sorry for the late reply, but thank you so much! im definitely set on doing science/ science based research etc as an end goal but decided to do it via a chem eng degree, just in case i change my mind and go into the industry.
im about to start my chem eng degree this september and i hope u dont mind if i ask a few questions. since im free now, is there anything i can study prior to my degree? or anything i can self learn or prepare ahead of time? some maths or courses i can cover on my own, stuff like that so the load is a bit light when i start. also any advice or info u hv to offer abt chem eng would be very valuable.
thanks again.
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Justageezer
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#5
Report 1 year ago
#5
(Original post by ddivya)
sorry for the late reply, but thank you so much! im definitely set on doing science/ science based research etc as an end goal but decided to do it via a chem eng degree, just in case i change my mind and go into the industry.
im about to start my chem eng degree this september and i hope u dont mind if i ask a few questions. since im free now, is there anything i can study prior to my degree? or anything i can self learn or prepare ahead of time? some maths or courses i can cover on my own, stuff like that so the load is a bit light when i start. also any advice or info u hv to offer abt chem eng would be very valuable.
thanks again.
I wouldn't bother doing anything prior to the degree. After the first week everything is new and first year is basically to put everyone on the same level. Enjoy your first year, live the life and don't bother about putting so much work in, you'll be doing that for the other years. First year grades don't count towards your degree. I got a 2:2 in first year but I'm now graduating with a first so don't get to drawn up with that.

If you want to get a head start definitely look at mass and energy balances because these are used so much and can be confusing when first looking at them. One this to point out is the chemistry on the course is way easier than alevel and most of what you'll be taught on chemistry is alevel standard.
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ddivya
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#6
Report Thread starter 1 year ago
#6
(Original post by Justageezer)
I wouldn't bother doing anything prior to the degree. After the first week everything is new and first year is basically to put everyone on the same level. Enjoy your first year, live the life and don't bother about putting so much work in, you'll be doing that for the other years. First year grades don't count towards your degree. I got a 2:2 in first year but I'm now graduating with a first so don't get to drawn up with that.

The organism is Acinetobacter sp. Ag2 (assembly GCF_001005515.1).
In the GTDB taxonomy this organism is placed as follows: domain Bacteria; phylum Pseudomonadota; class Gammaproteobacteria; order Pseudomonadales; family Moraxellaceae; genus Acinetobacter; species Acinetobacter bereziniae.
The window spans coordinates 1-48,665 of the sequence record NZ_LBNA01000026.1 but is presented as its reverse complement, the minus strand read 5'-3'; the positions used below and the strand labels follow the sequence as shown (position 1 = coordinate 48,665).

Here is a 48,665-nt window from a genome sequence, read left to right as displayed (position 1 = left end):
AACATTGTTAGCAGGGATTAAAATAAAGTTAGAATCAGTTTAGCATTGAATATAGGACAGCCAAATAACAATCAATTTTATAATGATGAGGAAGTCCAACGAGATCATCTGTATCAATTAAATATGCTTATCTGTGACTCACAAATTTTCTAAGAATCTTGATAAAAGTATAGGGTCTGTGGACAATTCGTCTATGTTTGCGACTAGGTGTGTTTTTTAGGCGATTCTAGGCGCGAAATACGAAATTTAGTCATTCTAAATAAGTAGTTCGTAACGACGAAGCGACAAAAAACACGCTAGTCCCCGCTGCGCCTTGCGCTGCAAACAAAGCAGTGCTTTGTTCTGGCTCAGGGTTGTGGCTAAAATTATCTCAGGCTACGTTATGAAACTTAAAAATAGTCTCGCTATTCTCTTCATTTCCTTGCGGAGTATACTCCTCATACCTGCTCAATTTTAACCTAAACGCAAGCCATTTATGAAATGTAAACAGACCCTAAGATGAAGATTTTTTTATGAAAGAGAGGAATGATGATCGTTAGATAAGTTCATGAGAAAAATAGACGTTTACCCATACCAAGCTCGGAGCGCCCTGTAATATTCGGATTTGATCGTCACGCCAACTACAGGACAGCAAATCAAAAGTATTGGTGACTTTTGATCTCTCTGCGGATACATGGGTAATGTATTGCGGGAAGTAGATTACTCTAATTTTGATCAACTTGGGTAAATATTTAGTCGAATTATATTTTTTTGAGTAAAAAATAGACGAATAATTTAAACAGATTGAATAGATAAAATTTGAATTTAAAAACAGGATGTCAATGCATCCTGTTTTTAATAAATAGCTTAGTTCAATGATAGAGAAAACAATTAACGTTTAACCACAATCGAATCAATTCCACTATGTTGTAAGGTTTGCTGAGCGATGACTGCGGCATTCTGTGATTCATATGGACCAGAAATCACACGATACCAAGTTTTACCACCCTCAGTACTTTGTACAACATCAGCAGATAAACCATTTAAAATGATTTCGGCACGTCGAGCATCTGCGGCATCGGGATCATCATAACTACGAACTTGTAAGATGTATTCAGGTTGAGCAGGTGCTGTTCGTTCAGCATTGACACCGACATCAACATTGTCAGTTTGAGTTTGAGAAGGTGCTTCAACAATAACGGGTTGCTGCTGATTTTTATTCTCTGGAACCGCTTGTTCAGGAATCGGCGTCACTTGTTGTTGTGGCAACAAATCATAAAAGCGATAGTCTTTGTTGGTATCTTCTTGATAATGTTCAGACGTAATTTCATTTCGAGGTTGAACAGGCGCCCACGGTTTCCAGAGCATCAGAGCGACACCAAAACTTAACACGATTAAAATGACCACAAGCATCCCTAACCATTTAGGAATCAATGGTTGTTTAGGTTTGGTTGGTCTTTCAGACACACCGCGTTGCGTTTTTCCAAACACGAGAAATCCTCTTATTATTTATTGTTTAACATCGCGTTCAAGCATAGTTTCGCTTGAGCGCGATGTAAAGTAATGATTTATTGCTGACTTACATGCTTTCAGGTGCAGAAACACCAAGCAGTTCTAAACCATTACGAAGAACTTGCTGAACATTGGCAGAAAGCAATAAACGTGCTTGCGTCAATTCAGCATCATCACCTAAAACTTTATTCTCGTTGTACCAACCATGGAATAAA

If you want to get a head start definitely look at mass and energy balances because these are used so much and can be confusing when first looking at them. One this to point out is the chemistry on the course is way easier than alevel and most of what you'll be taught on chemistry is alevel standard.
thank you! ill check that out
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University of Bath
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#7
Report 1 year ago
#7
(Original post by ddivya)
sorry for the late reply, but thank you so much! im definitely set on doing science/ science based research etc as an end goal but decided to do it via a chem eng degree, just in case i change my mind and go into the industry.
im about to start my chem eng degree this september and i hope u dont mind if i ask a few questions. since im free now, is there anything i can study prior to my degree? or anything i can self learn or prepare ahead of time? some maths or courses i can cover on my own, stuff like that so the load is a bit light when i start. also any advice or info u hv to offer abt chem eng would be very valuable.
thanks again.
Hi there! Congrats for getting offers for chem eng in September

As someone else said, I wouldn't worry about doing any studying before you come to uni (I sure didn't!). Mass and energy balances form the basic principles of chemcial engineering and it can be a little confusing in the first year so that could be useful, but it will be taught from scratch so try not to worry

Everything will be taught with the aim to get everyone up to the same speed. Science and maths principles you've learnt in school will covered again. If you have not done further maths A-level or equivalent in school, looking over some maths principles can be useful. Most importantly for engineering is calculus, differential equations (first order, second order and importantly numerical methods used to solve them comes up A LOT), matrices and imaginary numbers. Having a good grasp on these topics will make the application to engineering much easier. A good grasp of mechanics from either maths or physics modules is also very useful (force balances etc.)

Try not to worry about it too much! Good luck

Leah
3rd Year Chemical Engineering